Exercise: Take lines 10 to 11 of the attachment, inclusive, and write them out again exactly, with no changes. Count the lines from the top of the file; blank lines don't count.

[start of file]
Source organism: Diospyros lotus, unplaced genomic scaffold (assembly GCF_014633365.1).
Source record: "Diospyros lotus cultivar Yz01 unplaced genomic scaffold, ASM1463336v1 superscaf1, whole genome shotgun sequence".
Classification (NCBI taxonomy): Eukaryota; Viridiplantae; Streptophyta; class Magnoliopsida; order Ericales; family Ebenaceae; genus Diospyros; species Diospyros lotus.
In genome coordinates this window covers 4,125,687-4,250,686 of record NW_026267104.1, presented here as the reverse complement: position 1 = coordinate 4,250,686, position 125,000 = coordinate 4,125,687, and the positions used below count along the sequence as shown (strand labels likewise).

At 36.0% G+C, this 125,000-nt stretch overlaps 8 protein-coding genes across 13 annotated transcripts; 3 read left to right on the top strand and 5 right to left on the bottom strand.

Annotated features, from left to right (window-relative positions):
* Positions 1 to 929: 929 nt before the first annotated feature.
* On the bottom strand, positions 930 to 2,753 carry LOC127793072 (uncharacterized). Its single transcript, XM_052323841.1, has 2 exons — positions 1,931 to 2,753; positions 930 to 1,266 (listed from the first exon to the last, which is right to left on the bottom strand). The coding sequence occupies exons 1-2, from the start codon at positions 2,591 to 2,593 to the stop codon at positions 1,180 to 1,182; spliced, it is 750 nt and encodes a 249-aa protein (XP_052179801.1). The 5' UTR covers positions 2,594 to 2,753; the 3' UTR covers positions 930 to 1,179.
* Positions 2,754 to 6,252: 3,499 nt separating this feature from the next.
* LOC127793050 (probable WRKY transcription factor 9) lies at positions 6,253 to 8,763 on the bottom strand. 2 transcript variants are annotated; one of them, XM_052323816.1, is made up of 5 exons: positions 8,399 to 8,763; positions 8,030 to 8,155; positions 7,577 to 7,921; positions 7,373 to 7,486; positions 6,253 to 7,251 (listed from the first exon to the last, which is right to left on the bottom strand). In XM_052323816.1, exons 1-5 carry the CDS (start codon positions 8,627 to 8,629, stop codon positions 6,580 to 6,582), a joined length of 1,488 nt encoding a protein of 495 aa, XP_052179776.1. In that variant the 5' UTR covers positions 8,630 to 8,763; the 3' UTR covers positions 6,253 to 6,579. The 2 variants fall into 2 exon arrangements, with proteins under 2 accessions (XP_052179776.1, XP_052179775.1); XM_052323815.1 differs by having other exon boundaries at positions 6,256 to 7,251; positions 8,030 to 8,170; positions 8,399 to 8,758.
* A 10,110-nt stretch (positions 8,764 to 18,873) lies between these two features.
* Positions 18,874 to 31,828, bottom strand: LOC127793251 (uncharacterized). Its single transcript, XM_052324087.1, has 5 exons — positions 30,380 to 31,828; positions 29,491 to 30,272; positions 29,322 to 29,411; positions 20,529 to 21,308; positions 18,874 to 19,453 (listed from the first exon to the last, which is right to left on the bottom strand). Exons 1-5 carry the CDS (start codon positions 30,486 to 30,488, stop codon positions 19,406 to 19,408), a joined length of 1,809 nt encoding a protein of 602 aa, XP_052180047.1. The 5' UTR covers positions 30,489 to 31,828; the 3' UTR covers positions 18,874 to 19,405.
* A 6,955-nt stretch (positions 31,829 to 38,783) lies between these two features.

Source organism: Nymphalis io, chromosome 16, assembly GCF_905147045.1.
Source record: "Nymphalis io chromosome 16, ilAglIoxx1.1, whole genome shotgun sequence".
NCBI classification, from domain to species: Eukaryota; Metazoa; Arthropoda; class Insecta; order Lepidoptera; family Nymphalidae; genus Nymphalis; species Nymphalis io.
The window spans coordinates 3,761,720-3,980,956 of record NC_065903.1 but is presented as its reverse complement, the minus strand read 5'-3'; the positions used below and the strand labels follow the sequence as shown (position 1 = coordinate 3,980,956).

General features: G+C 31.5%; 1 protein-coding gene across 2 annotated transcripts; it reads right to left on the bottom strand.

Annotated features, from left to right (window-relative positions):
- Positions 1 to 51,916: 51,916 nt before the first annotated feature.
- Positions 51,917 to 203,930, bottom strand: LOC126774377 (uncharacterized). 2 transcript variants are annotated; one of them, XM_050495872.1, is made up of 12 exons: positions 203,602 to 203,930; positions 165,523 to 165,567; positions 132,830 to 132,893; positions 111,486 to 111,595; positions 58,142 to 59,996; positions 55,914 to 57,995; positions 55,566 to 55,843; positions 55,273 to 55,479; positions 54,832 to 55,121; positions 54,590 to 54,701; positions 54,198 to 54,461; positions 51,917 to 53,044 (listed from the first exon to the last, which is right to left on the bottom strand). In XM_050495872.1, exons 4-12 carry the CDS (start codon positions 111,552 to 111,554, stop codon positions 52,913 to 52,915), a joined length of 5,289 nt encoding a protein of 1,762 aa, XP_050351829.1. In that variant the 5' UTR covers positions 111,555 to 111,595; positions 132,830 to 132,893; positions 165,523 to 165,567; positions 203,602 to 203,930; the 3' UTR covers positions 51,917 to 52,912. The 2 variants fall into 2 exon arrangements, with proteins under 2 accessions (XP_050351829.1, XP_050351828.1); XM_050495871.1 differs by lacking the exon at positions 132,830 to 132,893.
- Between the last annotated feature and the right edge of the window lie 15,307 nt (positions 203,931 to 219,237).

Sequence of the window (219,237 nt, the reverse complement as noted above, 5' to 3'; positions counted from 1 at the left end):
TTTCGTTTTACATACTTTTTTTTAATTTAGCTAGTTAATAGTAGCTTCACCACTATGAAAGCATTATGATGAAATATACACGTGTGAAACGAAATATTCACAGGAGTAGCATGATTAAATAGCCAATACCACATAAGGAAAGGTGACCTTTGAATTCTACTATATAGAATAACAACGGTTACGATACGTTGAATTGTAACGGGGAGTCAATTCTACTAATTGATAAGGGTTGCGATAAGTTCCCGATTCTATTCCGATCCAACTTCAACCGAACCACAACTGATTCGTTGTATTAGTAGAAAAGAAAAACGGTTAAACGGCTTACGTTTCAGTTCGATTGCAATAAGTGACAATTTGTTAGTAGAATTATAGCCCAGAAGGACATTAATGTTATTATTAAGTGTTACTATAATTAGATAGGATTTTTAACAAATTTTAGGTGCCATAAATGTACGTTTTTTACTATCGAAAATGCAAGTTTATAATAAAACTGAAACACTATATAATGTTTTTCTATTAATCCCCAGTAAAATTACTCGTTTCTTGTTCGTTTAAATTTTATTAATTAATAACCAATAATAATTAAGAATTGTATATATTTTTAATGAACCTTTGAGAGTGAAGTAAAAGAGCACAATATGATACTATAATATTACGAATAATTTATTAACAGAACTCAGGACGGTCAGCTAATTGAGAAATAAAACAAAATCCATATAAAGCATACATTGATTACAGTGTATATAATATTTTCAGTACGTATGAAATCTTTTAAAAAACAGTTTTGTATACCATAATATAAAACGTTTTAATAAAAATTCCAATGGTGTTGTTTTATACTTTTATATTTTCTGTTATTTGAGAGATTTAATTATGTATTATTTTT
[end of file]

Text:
* LOC127793050 (probable WRKY transcription factor 9) lies at positions 6,253 to 8,763 on the bottom strand. 2 transcript variants are annotated; one of them, XM_052323816.1, is made up of 5 exons: positions 8,399 to 8,763; positions 8,030 to 8,155; positions 7,577 to 7,921; positions 7,373 to 7,486; positions 6,253 to 7,251 (listed from the first exon to the last, which is right to left on the bottom strand). In XM_052323816.1, exons 1-5 carry the CDS (start codon positions 8,627 to 8,629, stop codon positions 6,580 to 6,582), a joined length of 1,488 nt encoding a protein of 495 aa, XP_052179776.1. In that variant the 5' UTR covers positions 8,630 to 8,763; the 3' UTR covers positions 6,253 to 6,579. The 2 variants fall into 2 exon arrangements, with proteins under 2 accessions (XP_052179776.1, XP_052179775.1); XM_052323815.1 differs by having other exon boundaries at positions 6,256 to 7,251; positions 8,030 to 8,170; positions 8,399 to 8,758.
* A 10,110-nt stretch (positions 8,764 to 18,873) lies between these two features.